Overwatch’s new hero Ashe is fun, but she won’t change the game

The latest Overwatch hero to be revealed is Ashe, an outlaw, and those at BlizzCon have had a chance to preview her before she goes to the PTR next week.

In case it wasn’t obvious from her reveal, she’s a ranged damage hero with a boomstick sidearm and the ability to summon another hero – Bob – to the battlefield.

Rather than massively changing the game, she’s another option for players who like characters that fire from a distance and reward great aim. Her full kit looks something like this:

Ashe’s Abilities

The Viper
Ashe’s semi-automatic rifle fires quick shots, or she can use her aim-down sights for a more damaging, precise shot.

Dynamite
Ashe throws an explosive that detonates after a short delay or immediately when shot. The explosion from Dynamite also lights enemies on fire, dealing damage over time.

Coach Gun
Ashe blasts enemies in front of her, knocking them away and propelling herself backward for added mobility.

B.O.B.
Ashe summons her trusted omnic sidekick, B.O.B., who charges forward and knocks enemies into the air, then lays down suppressing fire with his arm cannons.

The Viper has a unique challenge in that it reloads one bullet at a time. This means that ammo management is crucial, as you might not want to reload to full all the time, instead interrupting the reload with a click when you’re only halfway done reloading.

Functionally she fulfils a similar niche to McCree. Strong at a range, but with area of effect potential using her Dynamite, she’s able to take out long-range threats (Pharah being a primary target for her) and also damage a whole team in a fight.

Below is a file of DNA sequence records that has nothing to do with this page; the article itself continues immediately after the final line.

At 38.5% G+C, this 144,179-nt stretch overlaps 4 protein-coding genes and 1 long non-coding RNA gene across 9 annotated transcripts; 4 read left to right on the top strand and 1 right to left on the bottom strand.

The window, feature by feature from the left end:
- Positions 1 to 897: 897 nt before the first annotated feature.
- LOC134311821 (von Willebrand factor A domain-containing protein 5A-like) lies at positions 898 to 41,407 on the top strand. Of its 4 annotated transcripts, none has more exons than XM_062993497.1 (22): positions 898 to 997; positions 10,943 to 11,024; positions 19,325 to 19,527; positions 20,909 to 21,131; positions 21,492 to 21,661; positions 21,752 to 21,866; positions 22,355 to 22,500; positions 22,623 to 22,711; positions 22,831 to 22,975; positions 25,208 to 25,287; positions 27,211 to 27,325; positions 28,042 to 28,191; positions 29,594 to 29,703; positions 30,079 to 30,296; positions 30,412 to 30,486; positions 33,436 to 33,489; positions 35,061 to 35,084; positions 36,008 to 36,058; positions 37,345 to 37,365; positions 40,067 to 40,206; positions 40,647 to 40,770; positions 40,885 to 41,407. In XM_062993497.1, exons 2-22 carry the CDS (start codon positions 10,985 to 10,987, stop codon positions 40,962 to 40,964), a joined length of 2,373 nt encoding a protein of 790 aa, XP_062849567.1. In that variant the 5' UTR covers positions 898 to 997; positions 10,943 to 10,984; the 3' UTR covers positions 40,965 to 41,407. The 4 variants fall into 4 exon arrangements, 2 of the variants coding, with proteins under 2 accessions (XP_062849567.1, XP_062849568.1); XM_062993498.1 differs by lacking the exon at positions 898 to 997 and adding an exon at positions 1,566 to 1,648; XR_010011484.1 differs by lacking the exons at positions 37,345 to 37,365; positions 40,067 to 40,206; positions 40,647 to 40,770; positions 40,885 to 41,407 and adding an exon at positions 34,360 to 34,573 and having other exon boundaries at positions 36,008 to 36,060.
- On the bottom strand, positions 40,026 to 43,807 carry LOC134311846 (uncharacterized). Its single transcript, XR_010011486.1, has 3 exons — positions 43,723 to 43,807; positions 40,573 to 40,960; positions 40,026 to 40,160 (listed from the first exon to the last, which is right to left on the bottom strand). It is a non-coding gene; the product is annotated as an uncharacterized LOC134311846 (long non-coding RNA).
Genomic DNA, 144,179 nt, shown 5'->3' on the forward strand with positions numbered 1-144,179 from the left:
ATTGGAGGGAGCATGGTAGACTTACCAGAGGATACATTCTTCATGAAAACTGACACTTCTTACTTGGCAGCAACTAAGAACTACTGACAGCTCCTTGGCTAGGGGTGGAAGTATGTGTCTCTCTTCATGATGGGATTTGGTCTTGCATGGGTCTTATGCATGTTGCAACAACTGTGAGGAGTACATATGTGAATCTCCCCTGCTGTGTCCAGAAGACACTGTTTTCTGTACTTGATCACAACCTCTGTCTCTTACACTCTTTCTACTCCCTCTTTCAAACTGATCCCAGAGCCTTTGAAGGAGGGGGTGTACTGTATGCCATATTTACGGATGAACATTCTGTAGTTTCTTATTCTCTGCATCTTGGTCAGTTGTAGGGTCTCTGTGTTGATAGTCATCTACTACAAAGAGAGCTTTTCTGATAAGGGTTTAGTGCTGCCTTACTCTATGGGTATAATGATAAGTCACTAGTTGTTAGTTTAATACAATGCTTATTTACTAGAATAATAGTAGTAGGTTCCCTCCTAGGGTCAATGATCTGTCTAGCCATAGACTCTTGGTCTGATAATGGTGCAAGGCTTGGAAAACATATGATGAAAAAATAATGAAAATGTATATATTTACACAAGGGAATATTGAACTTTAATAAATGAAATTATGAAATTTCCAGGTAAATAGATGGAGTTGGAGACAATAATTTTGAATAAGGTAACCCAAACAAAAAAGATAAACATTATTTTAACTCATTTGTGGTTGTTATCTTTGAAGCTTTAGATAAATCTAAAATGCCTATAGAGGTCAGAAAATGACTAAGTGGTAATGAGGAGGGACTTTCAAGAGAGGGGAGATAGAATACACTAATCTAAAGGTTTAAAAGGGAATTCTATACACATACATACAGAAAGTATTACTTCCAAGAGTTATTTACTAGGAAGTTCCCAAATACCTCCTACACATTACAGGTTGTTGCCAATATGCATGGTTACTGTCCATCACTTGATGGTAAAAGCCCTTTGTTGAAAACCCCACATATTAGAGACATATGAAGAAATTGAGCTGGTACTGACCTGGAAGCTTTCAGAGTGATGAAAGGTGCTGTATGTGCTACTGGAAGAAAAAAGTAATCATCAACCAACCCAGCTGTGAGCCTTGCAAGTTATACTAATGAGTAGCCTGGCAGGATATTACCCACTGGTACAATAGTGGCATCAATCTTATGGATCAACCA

This all relies on her accuracy. The Viper is a precise gun, and a firing speed decrease when aiming down sights punishes missed shots, and inaccuracy when firing from the hip means you’ve got to be scoping in for long range fights. Her only escape is the Coach Gun, she also suffers from being a standout target for dive heroes given the long cooldown of it.

She’s going to be unfriendly for anyone who finds those challenging shots difficult. Her Dynamite explosive’s delay is long enough for anyone to walk away normally. For it to be effective, Ashe has to shoot it for it to explode early. A little minigame, if you will: shoot the dynamite, or probably die trying.

But she’s also a monster in team fights when played well. That area damage from Dynamite is huge, and the damage over time can send foes running. Then there’s B.O.B., who disrupts and deals damage, essentially transforming a teamfight from a 6v6 to a 7v6 without much input from Ashe herself, pretty much the only element of her kit that doesn’t require precision and good decision making.

What was clear in previewing her, though, is that it’s very easy to be a bad Ashe. Missing your shots means you’re never going to get damage off, which means you’re not going to charge up your ultimate, which snowballs into you holding your team back.

Ashe has no way to deal free damage, as Widowmaker’s mines can. Ashe has no way to stop an enemy, as McCree can with his flashbang. The precision required means you’ve got to be doing well, or you’re better off swapping out.

Her kit is, in essence, quite simple, to make up for it. There are few complex interactions, as her Coach Gun is an escape, her Dynamite is area damage, her ultimate is a panic button. But the gun is well designed – in an interview, Geoff Goodman referenced how Overwatch developers visited Treyarch and Infinity Ward to get a feel for how to design a gun like a Winchester rifle with aiming down sight mechanics – and popping the Dynamite at a crucial moment is a fulfilling, flashy play.

She won’t change up the game, nor will she enable the next iteration of strategy with a composition like GOATS. Ashe is going to sit comfortably within the roster of heroes, offer her own thing, and simply be a nice addition to the full roster.

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